In the U.S., the majority of cards being issued as a part of the EMV migration will be contact cards. Although the number of merchants with contactless capability is increasing, the places cardholders can use a dual card that includes contactless capabilities is still limited. The number of merchants that can accept contactless has been elusive, perhaps because the number is not impressive. 700,000 sites is often mentioned with a majority of those representing vending machines and parking meters.
The UK has a different environment altogether with a much higher acceptance level and issuers who provide dual contact and contactless cards as a matter of course as this article in This is Money reported. Not all consumers are on board, however;
Banks and building societies, on the whole, now send out contactless debit cards with current accounts as standard even if customers haven’t requested it.
[Banks and building societies] have seen a surge of This is Money readers annoyed by this development and wanting their bank card to not carry the feature.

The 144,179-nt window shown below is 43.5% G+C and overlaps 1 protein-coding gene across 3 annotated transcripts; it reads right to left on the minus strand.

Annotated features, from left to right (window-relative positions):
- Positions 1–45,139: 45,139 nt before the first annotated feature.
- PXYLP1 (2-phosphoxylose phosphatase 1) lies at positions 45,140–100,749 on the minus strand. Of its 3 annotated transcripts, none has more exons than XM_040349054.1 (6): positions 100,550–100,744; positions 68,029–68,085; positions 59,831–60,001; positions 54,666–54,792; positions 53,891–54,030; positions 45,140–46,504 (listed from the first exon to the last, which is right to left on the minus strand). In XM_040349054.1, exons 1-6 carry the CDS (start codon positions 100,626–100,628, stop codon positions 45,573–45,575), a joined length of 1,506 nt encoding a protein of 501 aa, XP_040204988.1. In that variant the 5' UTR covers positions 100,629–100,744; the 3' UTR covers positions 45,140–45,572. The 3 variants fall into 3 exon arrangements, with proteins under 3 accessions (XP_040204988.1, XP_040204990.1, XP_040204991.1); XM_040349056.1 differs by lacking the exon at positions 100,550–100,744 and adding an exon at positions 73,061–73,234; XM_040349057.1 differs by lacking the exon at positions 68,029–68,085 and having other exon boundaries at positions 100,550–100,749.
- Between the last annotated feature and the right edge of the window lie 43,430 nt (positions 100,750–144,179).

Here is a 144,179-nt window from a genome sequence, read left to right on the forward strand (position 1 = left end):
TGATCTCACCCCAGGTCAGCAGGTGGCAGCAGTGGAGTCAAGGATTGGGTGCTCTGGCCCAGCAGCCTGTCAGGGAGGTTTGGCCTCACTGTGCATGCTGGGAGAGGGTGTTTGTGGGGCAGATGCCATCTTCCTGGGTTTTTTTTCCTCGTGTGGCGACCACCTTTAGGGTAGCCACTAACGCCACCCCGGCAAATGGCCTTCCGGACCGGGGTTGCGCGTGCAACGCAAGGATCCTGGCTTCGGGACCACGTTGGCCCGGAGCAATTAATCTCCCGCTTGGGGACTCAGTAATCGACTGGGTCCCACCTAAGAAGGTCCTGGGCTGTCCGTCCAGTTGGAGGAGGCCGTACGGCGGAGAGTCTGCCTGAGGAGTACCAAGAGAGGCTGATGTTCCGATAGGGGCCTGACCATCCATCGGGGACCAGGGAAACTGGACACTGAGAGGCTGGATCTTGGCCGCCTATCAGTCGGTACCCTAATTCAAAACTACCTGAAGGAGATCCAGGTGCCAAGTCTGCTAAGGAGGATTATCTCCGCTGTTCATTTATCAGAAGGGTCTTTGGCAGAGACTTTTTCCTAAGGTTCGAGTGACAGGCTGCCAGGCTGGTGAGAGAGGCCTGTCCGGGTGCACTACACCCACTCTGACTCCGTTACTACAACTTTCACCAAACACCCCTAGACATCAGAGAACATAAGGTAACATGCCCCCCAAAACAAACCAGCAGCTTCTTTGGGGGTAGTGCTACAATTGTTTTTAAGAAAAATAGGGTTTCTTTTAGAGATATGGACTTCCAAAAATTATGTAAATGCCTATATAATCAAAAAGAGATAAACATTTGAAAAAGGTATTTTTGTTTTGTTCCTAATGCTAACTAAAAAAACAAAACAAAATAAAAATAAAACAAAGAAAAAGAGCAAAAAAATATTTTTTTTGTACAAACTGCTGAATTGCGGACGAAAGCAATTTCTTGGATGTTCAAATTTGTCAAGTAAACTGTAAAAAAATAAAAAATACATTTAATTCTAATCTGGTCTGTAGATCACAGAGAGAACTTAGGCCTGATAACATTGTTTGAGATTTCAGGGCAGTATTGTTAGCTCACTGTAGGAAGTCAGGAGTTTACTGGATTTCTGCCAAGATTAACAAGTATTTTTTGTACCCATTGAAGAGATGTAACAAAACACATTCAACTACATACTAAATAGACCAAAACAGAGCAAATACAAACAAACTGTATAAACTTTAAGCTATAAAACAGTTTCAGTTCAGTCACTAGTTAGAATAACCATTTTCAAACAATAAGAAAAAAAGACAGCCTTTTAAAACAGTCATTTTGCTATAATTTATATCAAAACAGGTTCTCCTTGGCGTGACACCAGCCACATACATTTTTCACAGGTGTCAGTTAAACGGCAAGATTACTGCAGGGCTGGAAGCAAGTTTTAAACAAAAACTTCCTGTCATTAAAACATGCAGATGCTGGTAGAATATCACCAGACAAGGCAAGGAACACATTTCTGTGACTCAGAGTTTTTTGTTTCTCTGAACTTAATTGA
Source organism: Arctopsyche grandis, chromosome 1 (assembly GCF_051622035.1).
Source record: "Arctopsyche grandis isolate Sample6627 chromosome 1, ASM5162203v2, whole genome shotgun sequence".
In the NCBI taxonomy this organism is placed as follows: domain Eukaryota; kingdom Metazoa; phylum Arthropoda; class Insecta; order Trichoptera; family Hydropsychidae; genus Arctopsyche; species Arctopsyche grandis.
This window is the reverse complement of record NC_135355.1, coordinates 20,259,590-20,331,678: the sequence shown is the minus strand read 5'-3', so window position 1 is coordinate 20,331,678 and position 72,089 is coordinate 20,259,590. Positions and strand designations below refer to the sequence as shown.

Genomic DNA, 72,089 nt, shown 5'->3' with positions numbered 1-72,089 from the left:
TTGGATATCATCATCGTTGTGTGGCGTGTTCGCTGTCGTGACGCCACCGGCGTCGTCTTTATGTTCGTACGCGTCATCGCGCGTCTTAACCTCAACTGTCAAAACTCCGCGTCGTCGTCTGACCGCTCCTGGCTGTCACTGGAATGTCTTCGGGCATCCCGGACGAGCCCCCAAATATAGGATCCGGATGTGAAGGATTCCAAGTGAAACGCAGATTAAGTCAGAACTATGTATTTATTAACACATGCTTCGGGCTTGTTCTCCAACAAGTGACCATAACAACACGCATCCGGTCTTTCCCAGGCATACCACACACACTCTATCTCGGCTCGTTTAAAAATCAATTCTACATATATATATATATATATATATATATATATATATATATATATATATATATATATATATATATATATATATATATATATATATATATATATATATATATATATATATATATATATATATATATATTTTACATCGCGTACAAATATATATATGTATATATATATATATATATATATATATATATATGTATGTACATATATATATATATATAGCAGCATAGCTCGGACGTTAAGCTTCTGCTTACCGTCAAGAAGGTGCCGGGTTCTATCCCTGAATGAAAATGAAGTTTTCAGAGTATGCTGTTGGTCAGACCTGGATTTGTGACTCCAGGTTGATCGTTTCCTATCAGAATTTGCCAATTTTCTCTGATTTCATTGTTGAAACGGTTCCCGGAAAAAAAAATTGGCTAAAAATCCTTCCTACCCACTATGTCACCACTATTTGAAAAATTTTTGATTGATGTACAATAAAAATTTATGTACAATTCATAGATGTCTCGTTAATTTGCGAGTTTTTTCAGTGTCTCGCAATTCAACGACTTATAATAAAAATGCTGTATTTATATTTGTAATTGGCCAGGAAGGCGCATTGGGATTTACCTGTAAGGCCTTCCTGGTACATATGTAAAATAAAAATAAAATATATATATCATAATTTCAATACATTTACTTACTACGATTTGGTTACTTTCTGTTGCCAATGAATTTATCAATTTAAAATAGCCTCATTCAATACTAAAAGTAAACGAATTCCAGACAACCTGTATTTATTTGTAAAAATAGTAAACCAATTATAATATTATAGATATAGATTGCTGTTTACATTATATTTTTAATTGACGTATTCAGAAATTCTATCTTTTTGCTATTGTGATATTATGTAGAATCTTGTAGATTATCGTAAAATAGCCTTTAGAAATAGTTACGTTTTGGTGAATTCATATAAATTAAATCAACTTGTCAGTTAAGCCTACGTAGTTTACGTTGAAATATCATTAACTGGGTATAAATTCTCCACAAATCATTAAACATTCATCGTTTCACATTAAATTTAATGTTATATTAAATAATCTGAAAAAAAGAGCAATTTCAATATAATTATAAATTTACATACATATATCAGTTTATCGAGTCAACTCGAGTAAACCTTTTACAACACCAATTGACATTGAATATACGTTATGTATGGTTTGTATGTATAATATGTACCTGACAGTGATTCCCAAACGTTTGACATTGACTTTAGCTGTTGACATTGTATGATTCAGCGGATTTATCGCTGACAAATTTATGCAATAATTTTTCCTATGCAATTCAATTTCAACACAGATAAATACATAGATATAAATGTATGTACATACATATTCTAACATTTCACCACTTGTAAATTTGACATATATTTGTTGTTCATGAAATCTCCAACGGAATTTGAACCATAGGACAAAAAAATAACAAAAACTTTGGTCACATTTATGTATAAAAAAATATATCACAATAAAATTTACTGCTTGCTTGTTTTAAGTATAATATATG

There have been reports that scanners can readily capture card data causing cardholders to take unusual measures:
Some are concerned about security. From Tuesday, minimum spend on contactless cards per shop rises to £30 from £20, meaning more could be spent in a frenzy if a thief stole the card.
Also, an investigation by Which? showed scanners can be used to swipe details – it has prompted some to stick foil in their purse or wallet in a bid to prevent this from happening
Overview by Sarah Grotta, Director, Debit Advisory Service at Mercator Advisory Group
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